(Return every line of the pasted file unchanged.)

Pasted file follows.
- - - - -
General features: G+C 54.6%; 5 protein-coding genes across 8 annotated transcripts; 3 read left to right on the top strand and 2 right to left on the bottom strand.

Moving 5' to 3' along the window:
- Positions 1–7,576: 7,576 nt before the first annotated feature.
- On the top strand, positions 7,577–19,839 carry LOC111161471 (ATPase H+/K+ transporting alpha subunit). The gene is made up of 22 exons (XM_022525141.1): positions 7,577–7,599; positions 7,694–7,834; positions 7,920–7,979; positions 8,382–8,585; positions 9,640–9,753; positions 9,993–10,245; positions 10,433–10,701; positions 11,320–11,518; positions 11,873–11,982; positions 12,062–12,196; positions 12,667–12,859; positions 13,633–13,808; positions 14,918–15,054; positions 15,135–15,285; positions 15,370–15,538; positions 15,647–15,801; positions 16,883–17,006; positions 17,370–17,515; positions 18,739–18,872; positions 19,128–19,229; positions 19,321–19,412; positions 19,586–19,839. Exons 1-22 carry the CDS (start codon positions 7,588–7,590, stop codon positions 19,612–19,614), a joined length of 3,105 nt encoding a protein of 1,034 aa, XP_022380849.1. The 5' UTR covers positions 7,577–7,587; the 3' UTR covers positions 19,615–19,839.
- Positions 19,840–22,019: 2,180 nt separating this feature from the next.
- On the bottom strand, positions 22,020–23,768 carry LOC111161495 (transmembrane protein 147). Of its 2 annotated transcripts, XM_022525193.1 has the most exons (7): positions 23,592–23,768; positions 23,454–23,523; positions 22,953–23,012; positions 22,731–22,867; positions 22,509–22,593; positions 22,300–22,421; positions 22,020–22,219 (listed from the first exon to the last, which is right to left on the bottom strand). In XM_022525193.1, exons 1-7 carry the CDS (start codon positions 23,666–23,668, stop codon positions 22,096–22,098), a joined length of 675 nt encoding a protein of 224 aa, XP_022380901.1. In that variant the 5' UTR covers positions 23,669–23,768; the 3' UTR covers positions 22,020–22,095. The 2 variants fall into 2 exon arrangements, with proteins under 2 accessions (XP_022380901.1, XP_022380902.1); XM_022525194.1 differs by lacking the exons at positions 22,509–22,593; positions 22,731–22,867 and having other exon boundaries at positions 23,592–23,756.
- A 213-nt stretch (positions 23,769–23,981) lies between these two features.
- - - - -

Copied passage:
General features: G+C 54.6%; 5 protein-coding genes across 8 annotated transcripts; 3 read left to right on the top strand and 2 right to left on the bottom strand.

Moving 5' to 3' along the window:
- Positions 1–7,576: 7,576 nt before the first annotated feature.
- On the top strand, positions 7,577–19,839 carry LOC111161471 (ATPase H+/K+ transporting alpha subunit). The gene is made up of 22 exons (XM_022525141.1): positions 7,577–7,599; positions 7,694–7,834; positions 7,920–7,979; positions 8,382–8,585; positions 9,640–9,753; positions 9,993–10,245; positions 10,433–10,701; positions 11,320–11,518; positions 11,873–11,982; positions 12,062–12,196; positions 12,667–12,859; positions 13,633–13,808; positions 14,918–15,054; positions 15,135–15,285; positions 15,370–15,538; positions 15,647–15,801; positions 16,883–17,006; positions 17,370–17,515; positions 18,739–18,872; positions 19,128–19,229; positions 19,321–19,412; positions 19,586–19,839. Exons 1-22 carry the CDS (start codon positions 7,588–7,590, stop codon positions 19,612–19,614), a joined length of 3,105 nt encoding a protein of 1,034 aa, XP_022380849.1. The 5' UTR covers positions 7,577–7,587; the 3' UTR covers positions 19,615–19,839.
- Positions 19,840–22,019: 2,180 nt separating this feature from the next.
- On the bottom strand, positions 22,020–23,768 carry LOC111161495 (transmembrane protein 147). Of its 2 annotated transcripts, XM_022525193.1 has the most exons (7): positions 23,592–23,768; positions 23,454–23,523; positions 22,953–23,012; positions 22,731–22,867; positions 22,509–22,593; positions 22,300–22,421; positions 22,020–22,219 (listed from the first exon to the last, which is right to left on the bottom strand). In XM_022525193.1, exons 1-7 carry the CDS (start codon positions 23,666–23,668, stop codon positions 22,096–22,098), a joined length of 675 nt encoding a protein of 224 aa, XP_022380901.1. In that variant the 5' UTR covers positions 23,669–23,768; the 3' UTR covers positions 22,020–22,095. The 2 variants fall into 2 exon arrangements, with proteins under 2 accessions (XP_022380901.1, XP_022380902.1); XM_022525194.1 differs by lacking the exons at positions 22,509–22,593; positions 22,731–22,867 and having other exon boundaries at positions 23,592–23,756.
- A 213-nt stretch (positions 23,769–23,981) lies between these two features.